Historic deal sealed in Rwanda bids farewell to hydrofluorocarbons

Passo avanti storico nella lotta ai cambiamenti climatici: 197 governi hanno vietato l’uso dei gas idrofluorocarburi, particolarmente nocivi per l’ambiente.

The heads of state of 197 countries have signed a historic agreement aimed at phasing out hydrofluorocarbons (HFCs), which are greenhouse gases 14,000 times more potent than CO2. The deal represents a monumental step forward in the fight to combat climate change. It has been reached by the countries that sealed the Montreal Protocol, which was adopted in 1987 and had the goal of phasing out clorofluorocarbons (CFCs), largely used in air-conditioners and refrigerators.

Idrofluorocarburi emendamento kigali
28th Meeting of the Parties to the Montreal Protocol, which imposed to phase out hydrofluorocarbons © Stringer/Anadolu Agency/Getty Images

The Montreal Protocol, a success story of environmental policies

CFCs are substances responsible for the depletion of the ozone layer and their ban represented a huge environmental success. The confirmation comes from a study, conducted in September 2015 and published in the Science journal, that shows that the ozone hole above Antarctica – mainly caused by human-related activities – has shrunk compared to 2000.

During the 28th Meeting of the Parties held in Kigali, Rwanda, and after 7 years of negotiations, governments decided to continue the positive momentum of the Montreal Protocol. However, Clare Perry, chairperson of the NGO Environmental Investigation Agency, told Le Monde that what convinced governments not to block the deal was “their will to not go down in history as the ones responsible for the failure of the most important climate negotiation of 2016”.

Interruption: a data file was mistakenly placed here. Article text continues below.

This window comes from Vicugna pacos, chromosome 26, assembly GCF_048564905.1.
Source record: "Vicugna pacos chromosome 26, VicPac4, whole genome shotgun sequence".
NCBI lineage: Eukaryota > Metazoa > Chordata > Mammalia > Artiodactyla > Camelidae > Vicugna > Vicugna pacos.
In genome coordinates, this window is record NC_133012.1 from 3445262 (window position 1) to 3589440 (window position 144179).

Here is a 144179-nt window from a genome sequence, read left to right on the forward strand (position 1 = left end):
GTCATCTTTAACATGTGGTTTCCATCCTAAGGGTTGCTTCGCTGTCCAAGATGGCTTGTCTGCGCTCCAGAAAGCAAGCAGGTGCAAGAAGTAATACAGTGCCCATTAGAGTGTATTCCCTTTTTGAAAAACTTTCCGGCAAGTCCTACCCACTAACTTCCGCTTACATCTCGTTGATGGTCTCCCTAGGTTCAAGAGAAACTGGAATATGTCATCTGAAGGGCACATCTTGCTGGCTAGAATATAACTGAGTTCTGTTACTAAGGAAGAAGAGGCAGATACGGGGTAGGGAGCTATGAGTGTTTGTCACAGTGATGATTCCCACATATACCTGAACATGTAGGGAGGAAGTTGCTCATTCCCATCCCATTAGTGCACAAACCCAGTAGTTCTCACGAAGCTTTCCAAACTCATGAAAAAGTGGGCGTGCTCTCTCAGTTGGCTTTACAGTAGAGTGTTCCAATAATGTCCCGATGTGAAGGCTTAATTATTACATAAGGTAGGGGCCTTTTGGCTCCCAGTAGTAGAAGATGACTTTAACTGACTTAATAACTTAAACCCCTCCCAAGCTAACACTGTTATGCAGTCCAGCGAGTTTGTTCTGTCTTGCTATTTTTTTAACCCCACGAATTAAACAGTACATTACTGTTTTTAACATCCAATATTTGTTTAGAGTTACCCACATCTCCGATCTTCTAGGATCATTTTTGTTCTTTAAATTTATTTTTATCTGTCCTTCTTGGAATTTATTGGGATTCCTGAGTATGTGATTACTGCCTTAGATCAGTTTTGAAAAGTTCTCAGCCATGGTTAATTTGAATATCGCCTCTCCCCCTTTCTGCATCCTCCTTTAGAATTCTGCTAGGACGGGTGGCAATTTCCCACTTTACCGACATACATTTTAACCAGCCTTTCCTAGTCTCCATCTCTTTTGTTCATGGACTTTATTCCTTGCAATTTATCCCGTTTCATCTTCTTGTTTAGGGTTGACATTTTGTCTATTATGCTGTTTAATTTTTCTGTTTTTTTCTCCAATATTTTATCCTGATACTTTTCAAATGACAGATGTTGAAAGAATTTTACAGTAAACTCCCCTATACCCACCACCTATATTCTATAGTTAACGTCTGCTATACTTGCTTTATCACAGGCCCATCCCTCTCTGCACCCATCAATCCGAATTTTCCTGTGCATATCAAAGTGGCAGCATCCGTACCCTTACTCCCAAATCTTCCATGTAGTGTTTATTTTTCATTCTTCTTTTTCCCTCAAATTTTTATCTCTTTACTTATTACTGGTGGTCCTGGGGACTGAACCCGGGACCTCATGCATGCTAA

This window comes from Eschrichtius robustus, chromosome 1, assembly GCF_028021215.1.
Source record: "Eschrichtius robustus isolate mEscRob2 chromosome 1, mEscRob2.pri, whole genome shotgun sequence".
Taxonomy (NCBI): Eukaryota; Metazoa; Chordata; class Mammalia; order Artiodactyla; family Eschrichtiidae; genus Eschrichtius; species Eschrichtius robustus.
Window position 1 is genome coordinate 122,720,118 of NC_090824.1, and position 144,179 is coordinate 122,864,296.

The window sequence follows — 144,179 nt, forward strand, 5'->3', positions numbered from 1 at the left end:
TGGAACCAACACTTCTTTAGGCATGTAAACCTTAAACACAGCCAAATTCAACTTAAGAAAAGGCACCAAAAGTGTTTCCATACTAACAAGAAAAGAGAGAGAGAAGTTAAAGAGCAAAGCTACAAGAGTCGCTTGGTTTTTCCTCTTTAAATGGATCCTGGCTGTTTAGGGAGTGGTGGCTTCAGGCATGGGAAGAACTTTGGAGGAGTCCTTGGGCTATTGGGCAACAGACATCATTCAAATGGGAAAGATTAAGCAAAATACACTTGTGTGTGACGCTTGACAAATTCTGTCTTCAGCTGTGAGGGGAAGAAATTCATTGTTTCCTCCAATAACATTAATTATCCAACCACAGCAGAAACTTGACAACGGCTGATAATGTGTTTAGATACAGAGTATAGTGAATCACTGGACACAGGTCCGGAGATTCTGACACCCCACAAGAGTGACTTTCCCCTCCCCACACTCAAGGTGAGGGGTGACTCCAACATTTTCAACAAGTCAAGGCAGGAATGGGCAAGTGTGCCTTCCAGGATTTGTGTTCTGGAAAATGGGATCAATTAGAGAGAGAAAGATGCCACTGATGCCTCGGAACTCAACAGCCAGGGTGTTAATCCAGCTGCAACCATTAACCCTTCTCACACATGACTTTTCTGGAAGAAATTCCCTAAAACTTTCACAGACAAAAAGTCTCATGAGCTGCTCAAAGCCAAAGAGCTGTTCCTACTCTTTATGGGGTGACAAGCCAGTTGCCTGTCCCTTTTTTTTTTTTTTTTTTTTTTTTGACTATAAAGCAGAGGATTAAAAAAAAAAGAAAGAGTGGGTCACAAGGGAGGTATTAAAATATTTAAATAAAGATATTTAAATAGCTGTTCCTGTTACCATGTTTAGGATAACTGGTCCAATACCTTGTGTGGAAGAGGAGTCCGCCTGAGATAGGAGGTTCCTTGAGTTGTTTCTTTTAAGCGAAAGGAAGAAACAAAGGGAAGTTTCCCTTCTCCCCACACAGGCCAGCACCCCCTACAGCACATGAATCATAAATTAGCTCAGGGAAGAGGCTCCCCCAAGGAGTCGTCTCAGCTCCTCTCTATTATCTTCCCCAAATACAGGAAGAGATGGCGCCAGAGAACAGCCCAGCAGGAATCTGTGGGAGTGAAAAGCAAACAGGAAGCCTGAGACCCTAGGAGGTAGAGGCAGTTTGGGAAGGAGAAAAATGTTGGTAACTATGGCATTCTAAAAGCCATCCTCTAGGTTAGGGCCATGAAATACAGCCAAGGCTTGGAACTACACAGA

Idrofluorocarburi emendamento kigali
The coordinators of the summit welcome with joy the end of negotiations in Kigali, Rwanda © CYRIL NDEGEYA/AFP/Getty Images

Hydrofluorocarbons have replaced CFCs

Technically, the deal is called the Kigali Amendment. It remedies the only drawback of the phasing out of CFCs set in 1987. Over the years after the adoption of the Montreal Protocol, in fact, hydrofluorocarbons have skyrocketed, as they were used to replace CFCs. Thanks to the deal reached in Rwanda, 72 billion tonnes of CO2 equivalent won’t be released into the atmosphere by 2020, an amount equal to Germany’s annual emissions.

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